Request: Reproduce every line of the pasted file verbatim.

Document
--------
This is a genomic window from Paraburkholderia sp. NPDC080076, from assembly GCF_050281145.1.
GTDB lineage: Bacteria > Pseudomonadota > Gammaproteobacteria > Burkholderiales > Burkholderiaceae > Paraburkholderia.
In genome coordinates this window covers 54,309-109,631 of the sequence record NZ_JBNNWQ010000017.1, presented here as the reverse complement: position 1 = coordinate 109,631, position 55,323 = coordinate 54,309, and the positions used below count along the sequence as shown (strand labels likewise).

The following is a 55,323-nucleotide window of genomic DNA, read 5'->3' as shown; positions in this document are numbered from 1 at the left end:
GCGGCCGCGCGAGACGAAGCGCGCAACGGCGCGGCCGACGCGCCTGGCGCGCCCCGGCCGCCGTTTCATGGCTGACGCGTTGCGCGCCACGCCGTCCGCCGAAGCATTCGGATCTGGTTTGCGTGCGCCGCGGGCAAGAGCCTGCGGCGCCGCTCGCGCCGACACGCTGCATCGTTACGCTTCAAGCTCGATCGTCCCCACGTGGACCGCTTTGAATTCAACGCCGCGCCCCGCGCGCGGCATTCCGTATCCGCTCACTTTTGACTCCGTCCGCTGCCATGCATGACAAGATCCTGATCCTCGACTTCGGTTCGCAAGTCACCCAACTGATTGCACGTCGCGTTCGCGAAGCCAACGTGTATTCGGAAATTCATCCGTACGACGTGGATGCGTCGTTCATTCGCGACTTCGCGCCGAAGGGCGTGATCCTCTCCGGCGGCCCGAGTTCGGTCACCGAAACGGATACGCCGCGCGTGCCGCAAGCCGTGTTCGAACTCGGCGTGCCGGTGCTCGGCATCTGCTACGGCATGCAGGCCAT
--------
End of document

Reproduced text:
This is a genomic window from Paraburkholderia sp. NPDC080076, from assembly GCF_050281145.1.
GTDB lineage: Bacteria > Pseudomonadota > Gammaproteobacteria > Burkholderiales > Burkholderiaceae > Paraburkholderia.
In genome coordinates this window covers 54,309-109,631 of the sequence record NZ_JBNNWQ010000017.1, presented here as the reverse complement: position 1 = coordinate 109,631, position 55,323 = coordinate 54,309, and the positions used below count along the sequence as shown (strand labels likewise).

The following is a 55,323-nucleotide window of genomic DNA, read 5'->3' as shown; positions in this document are numbered from 1 at the left end:
GCGGCCGCGCGAGACGAAGCGCGCAACGGCGCGGCCGACGCGCCTGGCGCGCCCCGGCCGCCGTTTCATGGCTGACGCGTTGCGCGCCACGCCGTCCGCCGAAGCATTCGGATCTGGTTTGCGTGCGCCGCGGGCAAGAGCCTGCGGCGCCGCTCGCGCCGACACGCTGCATCGTTACGCTTCAAGCTCGATCGTCCCCACGTGGACCGCTTTGAATTCAACGCCGCGCCCCGCGCGCGGCATTCCGTATCCGCTCACTTTTGACTCCGTCCGCTGCCATGCATGACAAGATCCTGATCCTCGACTTCGGTTCGCAAGTCACCCAACTGATTGCACGTCGCGTTCGCGAAGCCAACGTGTATTCGGAAATTCATCCGTACGACGTGGATGCGTCGTTCATTCGCGACTTCGCGCCGAAGGGCGTGATCCTCTCCGGCGGCCCGAGTTCGGTCACCGAAACGGATACGCCGCGCGTGCCGCAAGCCGTGTTCGAACTCGGCGTGCCGGTGCTCGGCATCTGCTACGGCATGCAGGCCAT